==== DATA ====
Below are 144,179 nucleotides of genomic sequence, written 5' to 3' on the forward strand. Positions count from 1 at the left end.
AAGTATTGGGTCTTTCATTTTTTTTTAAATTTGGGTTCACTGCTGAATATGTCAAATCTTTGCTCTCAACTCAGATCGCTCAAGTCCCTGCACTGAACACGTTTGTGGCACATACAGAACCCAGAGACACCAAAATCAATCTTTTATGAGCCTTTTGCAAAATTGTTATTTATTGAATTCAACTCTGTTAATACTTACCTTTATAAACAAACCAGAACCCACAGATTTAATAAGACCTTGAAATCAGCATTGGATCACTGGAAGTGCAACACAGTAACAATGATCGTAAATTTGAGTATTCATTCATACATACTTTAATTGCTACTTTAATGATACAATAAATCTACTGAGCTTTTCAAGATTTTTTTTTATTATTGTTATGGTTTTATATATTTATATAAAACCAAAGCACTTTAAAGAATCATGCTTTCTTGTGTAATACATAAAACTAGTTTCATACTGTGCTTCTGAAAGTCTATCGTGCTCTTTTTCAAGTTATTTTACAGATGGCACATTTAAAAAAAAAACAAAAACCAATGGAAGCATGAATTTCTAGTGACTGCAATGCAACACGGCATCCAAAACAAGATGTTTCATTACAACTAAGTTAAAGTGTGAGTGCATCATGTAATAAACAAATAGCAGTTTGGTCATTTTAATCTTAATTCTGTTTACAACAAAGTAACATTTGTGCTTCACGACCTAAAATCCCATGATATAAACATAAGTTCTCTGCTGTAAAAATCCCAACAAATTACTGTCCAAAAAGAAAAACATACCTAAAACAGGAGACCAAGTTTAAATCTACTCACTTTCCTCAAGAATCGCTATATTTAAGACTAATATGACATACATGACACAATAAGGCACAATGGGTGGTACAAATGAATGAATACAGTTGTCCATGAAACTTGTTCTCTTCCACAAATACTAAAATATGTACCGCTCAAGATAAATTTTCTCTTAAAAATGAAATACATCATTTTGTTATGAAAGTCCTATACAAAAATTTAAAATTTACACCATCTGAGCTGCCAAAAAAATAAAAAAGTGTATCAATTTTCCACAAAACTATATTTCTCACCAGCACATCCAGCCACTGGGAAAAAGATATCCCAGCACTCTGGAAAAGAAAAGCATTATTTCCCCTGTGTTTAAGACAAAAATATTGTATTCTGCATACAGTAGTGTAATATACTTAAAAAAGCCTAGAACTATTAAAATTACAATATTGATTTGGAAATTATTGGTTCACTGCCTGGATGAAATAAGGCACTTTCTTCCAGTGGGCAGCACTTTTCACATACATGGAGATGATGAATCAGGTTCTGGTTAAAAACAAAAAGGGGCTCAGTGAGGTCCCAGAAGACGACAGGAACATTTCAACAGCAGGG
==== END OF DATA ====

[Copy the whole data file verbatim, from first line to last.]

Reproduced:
Below are 144,179 nucleotides of genomic sequence, written 5' to 3' on the forward strand. Positions count from 1 at the left end.
AAGTATTGGGTCTTTCATTTTTTTTTAAATTTGGGTTCACTGCTGAATATGTCAAATCTTTGCTCTCAACTCAGATCGCTCAAGTCCCTGCACTGAACACGTTTGTGGCACATACAGAACCCAGAGACACCAAAATCAATCTTTTATGAGCCTTTTGCAAAATTGTTATTTATTGAATTCAACTCTGTTAATACTTACCTTTATAAACAAACCAGAACCCACAGATTTAATAAGACCTTGAAATCAGCATTGGATCACTGGAAGTGCAACACAGTAACAATGATCGTAAATTTGAGTATTCATTCATACATACTTTAATTGCTACTTTAATGATACAATAAATCTACTGAGCTTTTCAAGATTTTTTTTTATTATTGTTATGGTTTTATATATTTATATAAAACCAAAGCACTTTAAAGAATCATGCTTTCTTGTGTAATACATAAAACTAGTTTCATACTGTGCTTCTGAAAGTCTATCGTGCTCTTTTTCAAGTTATTTTACAGATGGCACATTTAAAAAAAAAACAAAAACCAATGGAAGCATGAATTTCTAGTGACTGCAATGCAACACGGCATCCAAAACAAGATGTTTCATTACAACTAAGTTAAAGTGTGAGTGCATCATGTAATAAACAAATAGCAGTTTGGTCATTTTAATCTTAATTCTGTTTACAACAAAGTAACATTTGTGCTTCACGACCTAAAATCCCATGATATAAACATAAGTTCTCTGCTGTAAAAATCCCAACAAATTACTGTCCAAAAAGAAAAACATACCTAAAACAGGAGACCAAGTTTAAATCTACTCACTTTCCTCAAGAATCGCTATATTTAAGACTAATATGACATACATGACACAATAAGGCACAATGGGTGGTACAAATGAATGAATACAGTTGTCCATGAAACTTGTTCTCTTCCACAAATACTAAAATATGTACCGCTCAAGATAAATTTTCTCTTAAAAATGAAATACATCATTTTGTTATGAAAGTCCTATACAAAAATTTAAAATTTACACCATCTGAGCTGCCAAAAAAATAAAAAAGTGTATCAATTTTCCACAAAACTATATTTCTCACCAGCACATCCAGCCACTGGGAAAAAGATATCCCAGCACTCTGGAAAAGAAAAGCATTATTTCCCCTGTGTTTAAGACAAAAATATTGTATTCTGCATACAGTAGTGTAATATACTTAAAAAAGCCTAGAACTATTAAAATTACAATATTGATTTGGAAATTATTGGTTCACTGCCTGGATGAAATAAGGCACTTTCTTCCAGTGGGCAGCACTTTTCACATACATGGAGATGATGAATCAGGTTCTGGTTAAAAACAAAAAGGGGCTCAGTGAGGTCCCAGAAGACGACAGGAACATTTCAACAGCAGGG